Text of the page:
Print collectors have traditionally worried about margins, the paper outside of the plate mark or the image. If the margins have not been trimmed they are referred to as “full”, and collectors value this. Old master prints tend to be trimmed close to the image. The condition and size of margins would seem to be rather irrelevant to a print’s value, but it does matter, again, perhaps because if a print is trimmed or there’s a problem in the margin, another impression without the problem might be available. Whistler famously trimmed many of his etchings closely, leaving only a small tab for his butterfly signature. He disdained collectors who seemed sometimes to care more about the state of a print’s margins than the quality of it’s image.
Because there are several examples of most prints, collectors can develop a sense of how a print should look by comparing them. Print rooms in museums and libraries often have examples that can be looked at, as do dealers. Although contemporary prints are often printed with the objective of being closely identical to one another, older prints were often printed differently, and of course have fared differently over time. There’s no substitute for examining a number of impressions of a print before selecting one. This is perhaps the most important way one develops print connoisseurship.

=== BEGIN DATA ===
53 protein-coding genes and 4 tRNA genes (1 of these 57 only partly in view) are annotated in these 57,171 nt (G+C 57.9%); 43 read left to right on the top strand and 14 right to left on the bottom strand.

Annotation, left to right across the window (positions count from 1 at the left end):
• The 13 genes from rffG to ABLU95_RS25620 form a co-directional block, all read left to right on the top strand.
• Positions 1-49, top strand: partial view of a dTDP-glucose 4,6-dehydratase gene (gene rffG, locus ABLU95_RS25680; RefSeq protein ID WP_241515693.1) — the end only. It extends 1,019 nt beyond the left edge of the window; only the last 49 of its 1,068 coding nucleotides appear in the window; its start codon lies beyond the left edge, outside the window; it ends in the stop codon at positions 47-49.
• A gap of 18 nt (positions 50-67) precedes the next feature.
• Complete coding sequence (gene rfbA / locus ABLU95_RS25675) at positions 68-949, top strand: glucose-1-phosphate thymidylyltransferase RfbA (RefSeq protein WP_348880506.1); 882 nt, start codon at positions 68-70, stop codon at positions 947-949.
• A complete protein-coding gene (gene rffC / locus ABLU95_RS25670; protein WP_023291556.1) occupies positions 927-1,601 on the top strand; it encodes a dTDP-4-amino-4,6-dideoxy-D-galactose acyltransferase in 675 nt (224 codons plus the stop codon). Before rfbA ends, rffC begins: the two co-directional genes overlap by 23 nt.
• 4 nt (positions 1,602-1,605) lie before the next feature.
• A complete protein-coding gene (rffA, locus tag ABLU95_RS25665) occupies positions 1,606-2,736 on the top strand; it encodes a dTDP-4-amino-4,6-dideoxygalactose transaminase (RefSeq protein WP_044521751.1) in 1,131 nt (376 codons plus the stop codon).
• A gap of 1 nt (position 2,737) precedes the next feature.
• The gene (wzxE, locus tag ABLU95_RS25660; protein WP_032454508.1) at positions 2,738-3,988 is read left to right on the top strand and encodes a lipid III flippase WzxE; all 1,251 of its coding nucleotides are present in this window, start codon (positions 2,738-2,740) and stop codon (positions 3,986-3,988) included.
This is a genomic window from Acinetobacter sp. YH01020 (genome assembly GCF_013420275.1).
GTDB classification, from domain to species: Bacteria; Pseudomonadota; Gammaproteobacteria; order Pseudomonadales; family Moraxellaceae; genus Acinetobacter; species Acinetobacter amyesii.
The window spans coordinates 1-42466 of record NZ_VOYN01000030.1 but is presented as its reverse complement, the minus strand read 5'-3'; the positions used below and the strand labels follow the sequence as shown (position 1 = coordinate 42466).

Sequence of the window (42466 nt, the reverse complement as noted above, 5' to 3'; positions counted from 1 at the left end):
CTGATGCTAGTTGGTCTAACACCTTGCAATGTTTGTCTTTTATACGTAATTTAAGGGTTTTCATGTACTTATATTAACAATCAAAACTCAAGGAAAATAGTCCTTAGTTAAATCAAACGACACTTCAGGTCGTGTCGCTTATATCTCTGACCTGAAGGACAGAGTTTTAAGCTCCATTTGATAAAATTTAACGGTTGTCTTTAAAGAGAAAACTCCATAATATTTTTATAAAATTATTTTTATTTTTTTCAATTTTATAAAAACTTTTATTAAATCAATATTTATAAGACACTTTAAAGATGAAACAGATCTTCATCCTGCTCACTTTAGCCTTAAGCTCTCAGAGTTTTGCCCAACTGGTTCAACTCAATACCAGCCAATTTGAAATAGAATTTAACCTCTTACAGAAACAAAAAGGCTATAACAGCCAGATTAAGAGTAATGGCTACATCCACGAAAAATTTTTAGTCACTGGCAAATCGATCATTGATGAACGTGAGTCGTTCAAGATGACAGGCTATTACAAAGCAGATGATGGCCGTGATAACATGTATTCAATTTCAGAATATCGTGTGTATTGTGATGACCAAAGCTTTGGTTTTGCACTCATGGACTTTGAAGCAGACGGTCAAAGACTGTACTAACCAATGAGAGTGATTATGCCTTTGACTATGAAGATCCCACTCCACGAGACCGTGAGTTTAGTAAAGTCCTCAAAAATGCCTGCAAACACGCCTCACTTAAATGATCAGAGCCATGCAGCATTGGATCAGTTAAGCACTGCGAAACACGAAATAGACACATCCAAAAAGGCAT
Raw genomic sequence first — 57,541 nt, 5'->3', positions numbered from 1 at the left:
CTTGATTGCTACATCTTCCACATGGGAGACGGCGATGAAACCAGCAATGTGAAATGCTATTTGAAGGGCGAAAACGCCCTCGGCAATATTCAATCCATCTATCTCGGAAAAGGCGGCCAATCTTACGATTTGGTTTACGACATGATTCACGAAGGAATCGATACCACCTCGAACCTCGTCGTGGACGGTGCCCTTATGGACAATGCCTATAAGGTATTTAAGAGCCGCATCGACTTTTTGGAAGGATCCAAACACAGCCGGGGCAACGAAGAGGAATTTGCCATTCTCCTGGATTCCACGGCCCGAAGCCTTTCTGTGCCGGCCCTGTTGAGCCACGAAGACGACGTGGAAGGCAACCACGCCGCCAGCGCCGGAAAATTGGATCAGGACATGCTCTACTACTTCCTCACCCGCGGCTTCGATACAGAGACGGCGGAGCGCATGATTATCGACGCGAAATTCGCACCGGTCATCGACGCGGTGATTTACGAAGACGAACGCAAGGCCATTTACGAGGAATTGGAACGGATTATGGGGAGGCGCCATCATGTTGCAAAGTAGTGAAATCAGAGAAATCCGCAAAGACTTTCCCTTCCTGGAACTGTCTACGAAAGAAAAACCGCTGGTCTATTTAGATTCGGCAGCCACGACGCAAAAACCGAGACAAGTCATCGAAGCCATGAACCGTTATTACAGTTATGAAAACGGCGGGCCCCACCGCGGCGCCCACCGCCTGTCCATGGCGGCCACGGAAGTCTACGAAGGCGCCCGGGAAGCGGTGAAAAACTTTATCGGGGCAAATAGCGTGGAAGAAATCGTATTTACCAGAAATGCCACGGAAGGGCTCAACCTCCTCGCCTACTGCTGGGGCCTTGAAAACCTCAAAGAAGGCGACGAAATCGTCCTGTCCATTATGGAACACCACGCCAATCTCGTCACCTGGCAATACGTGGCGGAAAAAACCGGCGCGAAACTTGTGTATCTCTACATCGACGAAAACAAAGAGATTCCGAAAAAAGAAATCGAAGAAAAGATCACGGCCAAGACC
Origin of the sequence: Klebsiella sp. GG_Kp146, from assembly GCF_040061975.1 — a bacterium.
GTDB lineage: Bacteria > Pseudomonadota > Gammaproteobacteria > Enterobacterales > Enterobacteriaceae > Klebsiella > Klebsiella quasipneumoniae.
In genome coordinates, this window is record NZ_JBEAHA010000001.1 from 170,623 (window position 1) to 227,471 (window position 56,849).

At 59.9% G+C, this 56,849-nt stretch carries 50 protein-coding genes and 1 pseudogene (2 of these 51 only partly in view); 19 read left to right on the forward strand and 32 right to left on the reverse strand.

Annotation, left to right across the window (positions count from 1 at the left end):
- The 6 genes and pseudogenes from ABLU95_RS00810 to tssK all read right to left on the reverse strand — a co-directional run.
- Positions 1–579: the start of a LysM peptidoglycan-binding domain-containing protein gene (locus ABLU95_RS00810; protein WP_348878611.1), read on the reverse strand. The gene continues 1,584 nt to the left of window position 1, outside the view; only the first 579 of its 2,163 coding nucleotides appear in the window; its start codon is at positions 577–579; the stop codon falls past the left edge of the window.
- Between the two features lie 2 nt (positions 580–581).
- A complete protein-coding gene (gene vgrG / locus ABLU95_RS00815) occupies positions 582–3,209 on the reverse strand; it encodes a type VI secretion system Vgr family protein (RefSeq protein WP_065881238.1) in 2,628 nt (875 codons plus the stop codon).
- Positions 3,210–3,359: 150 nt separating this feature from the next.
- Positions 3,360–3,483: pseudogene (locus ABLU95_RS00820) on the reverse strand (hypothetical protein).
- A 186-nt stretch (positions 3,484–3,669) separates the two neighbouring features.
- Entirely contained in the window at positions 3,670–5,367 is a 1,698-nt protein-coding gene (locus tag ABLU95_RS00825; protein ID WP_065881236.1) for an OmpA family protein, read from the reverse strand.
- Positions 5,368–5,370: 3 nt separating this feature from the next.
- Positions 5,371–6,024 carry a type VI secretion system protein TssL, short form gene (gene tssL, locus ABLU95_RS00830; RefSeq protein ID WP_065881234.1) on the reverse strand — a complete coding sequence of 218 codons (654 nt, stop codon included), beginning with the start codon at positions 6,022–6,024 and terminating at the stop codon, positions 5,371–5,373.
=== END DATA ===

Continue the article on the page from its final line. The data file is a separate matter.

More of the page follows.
Prints and Frames
It’s essential that prints be examined outside of frames to assess condition, collector’s marks, type of paper, watermarks, writing on the front or back of the print, etc. Framing is often a sign that something is wrong with a print – that it has been laid down (glued) to a mat, that its margins are cut or compromised, that it’s been light stained. Often such problems are caused by the framers themselves. Unless you’re more interested in buying the frame than the print, you or your trusted dealer must examine the print outside of the frame. It’s probably a good idea to be wary of prints being sold in frames as well; after all frames are supposed to make prints look good and hide problems. In any case reputable print dealers will always be more than willing to show you their prints outside of frames.
About the author
Harris Schrank is the owner of Harris Schrank Fine Prints (IFPDA) specializing in exceptional examples of fine printmaking – original etchings, engravings, lithographs and woodcuts – from 1490 to 1940.